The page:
Provenance of a Small Poem of Mine – With Thanks to Jane Hirschfield and Hanif Abdurraqib

Autumn here and on the bench, the fallen florets of a white dahlia.


Again the wind
flakes gold-leaf from the trees
and the painting darkens—
as if a thousand penitents
kissed an icon
till it thinned
back to bare wood,
without diminishment.

Jane Hirschfield from The Paris Review, Winter 1988

American Poet and Essayist Jane Hirschfield

As Fall begins what a lovely poem by Jane Hirschfield to celebrate its coming. Big thanks to The Paris Review for posting in their on-line newsletter today. This eight-line gem of a poem. One sentence. And for me the thunderous word: diminishment. The sound of that on the tongue. And the power of the idea; without diminshment.

And that poem of hers led me to write my small poem below. One that benefits from the poems of others: Hirschfield’s poem and her word diminishment and a fact in a poem by Hanif Abdurraqib. But it started from my memory from last night of how, in placing a vase of dahlais on a small bench by a window, I touched a white dahlia and its florets fell as one! A puddle of florets on the bench as you can see in my picture above! It felt like an Autumn moment!


White Dahlia

One touch on the blossom,
not one flower, but many, who knew,
and all the florets dropped
on the birdseye maple bench.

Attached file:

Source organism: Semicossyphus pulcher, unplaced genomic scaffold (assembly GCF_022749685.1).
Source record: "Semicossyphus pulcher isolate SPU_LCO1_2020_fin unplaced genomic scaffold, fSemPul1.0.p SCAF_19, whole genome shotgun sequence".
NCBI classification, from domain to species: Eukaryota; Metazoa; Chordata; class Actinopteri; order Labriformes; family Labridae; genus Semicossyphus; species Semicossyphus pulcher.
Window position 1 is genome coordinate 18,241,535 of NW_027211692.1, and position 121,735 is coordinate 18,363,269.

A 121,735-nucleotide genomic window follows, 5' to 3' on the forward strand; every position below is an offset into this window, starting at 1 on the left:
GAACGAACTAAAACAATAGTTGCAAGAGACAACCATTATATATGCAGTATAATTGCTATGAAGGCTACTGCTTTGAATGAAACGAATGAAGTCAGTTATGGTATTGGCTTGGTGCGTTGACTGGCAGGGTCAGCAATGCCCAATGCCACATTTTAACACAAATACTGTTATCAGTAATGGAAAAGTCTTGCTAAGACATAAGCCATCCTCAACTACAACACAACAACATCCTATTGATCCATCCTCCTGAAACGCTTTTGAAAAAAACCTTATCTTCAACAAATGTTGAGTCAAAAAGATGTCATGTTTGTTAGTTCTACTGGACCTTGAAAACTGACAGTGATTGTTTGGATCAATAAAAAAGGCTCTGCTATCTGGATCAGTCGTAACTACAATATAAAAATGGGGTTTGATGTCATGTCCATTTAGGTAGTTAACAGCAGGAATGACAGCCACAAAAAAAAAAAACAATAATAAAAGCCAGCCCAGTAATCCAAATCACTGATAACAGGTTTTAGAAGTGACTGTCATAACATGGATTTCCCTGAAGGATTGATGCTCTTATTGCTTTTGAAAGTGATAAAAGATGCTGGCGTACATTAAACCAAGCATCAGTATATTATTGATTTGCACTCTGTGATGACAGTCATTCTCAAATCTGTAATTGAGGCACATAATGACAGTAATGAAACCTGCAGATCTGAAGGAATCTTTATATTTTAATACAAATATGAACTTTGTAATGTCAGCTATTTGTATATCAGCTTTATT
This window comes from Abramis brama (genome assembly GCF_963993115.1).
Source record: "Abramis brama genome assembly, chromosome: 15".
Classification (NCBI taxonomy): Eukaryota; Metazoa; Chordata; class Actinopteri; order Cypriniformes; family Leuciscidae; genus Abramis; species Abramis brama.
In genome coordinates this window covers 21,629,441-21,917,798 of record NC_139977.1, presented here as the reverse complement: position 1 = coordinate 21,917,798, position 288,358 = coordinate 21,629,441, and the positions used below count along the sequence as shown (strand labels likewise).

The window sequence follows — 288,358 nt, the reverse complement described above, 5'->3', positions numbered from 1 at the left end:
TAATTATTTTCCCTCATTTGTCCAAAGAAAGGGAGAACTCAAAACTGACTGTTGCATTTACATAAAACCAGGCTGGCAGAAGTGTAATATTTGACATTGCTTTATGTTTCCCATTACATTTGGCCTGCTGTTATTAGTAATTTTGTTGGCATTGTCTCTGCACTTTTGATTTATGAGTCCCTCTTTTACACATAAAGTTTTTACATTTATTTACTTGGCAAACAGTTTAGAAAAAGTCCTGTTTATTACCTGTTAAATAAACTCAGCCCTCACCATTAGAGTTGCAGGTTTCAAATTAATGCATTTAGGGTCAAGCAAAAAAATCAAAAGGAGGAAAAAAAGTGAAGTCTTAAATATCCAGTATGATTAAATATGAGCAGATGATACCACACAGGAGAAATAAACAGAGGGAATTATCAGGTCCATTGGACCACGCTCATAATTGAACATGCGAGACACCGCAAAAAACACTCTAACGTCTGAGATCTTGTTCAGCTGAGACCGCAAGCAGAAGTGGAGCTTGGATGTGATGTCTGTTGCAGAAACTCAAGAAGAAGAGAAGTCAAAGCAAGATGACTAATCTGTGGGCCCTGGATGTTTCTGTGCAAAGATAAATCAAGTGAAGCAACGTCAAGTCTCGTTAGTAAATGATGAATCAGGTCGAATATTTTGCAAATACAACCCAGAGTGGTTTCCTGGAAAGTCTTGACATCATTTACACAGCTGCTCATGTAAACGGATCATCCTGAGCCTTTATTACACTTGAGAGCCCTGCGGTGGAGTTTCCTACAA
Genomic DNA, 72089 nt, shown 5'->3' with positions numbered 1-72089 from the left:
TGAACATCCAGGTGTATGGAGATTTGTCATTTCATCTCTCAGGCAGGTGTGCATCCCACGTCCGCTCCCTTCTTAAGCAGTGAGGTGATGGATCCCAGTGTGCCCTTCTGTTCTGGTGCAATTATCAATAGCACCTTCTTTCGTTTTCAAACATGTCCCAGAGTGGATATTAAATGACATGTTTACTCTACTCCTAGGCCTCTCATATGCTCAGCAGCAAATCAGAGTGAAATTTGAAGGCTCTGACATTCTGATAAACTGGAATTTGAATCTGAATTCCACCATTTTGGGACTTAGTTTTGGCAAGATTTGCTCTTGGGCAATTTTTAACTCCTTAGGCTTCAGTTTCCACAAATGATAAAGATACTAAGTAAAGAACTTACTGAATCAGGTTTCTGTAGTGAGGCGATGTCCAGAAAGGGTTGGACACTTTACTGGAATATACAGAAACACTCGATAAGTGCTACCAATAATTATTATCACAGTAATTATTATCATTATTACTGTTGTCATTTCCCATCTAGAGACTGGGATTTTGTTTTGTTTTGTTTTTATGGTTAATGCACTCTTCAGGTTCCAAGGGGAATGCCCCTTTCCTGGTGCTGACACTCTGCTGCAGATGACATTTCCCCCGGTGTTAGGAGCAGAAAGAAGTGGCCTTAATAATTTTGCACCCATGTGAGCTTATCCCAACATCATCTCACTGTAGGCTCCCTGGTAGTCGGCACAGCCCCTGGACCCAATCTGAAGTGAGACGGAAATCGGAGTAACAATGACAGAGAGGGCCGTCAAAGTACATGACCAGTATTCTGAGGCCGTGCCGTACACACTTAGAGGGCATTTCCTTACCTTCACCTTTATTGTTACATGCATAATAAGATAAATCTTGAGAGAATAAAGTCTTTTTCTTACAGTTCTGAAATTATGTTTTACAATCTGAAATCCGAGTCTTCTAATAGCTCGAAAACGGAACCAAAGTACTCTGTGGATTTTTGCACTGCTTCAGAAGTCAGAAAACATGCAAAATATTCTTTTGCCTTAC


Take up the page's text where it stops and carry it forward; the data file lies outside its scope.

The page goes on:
That quick, the loss,
the diminishment.

Richard Osler, 2019

I was so surprised when Hirschfield’s word came into the poem. And before that something from Abdurraqib’s poem, where I learned that a dandelion’s yellow head isn’t a flower but many flowers on a single head. Not petals. And from a search on-line where I learned dahlias were the same. Each head a head of many flowers, many florets!

And I was surprised by the sudden sense of utter loss when the many white flowers from that dahlia head collapsed on to the bench. And I felt again the loss I had felt so viscerally at a poetry reading earlier in the day in Nanaimo when the Canadian poet Lorna Crozier, at one moment, stopped reading, she was so full of feeling, and a sense of her loss of her beloved, Patrick Lane, who died in March, filled the room. As one poet friend, Leanne, described it in a Facebook comment: Yesterday as Lorna read she was gracious with herself and gave time for feeling. In those moments of silence Patrick entered the room. I miss him. Thank you Leanne. Me, too!

American poet Hanif Abdurraqib

Now here is Abdurraqib’s poem. Not here because of Autumn or loss from death but because how he uses a little-know scientific fact with such effect. Turns this into a stunning metaphor: & lord knows I have been called by what I look like/ more than I have been called by what I actually am.

How Can Black People Write About Flowers at a Time Like This

dear reader, with our heels digging into the good
mud at a swamp’s edge, you might tell me something
about the dandelion & how it is not a flower itself
but a plant made up of several small flowers at its crown
& lord knows I have been called by what I look like
more than I have been called by what I actually am &
I wish to return the favor for the purpose of this
exercise. which, too, is an attempt at fashioning
something pretty out of seeds refusing to make anything
worthwhile of their burial. size me up & skip whatever semantics arrive
to the tongue first. say: that boy he look like a hollowed-out grandfather
clock. he look like a million-dollar god with a two-cent
heaven. like all it takes is one kiss & before morning,
you could scatter his whole mind across a field.

Hanif Abdurraqib from Poem-a-Day, July 4, 2018

Post a Comment

Your email is never shared. Required fields are marked *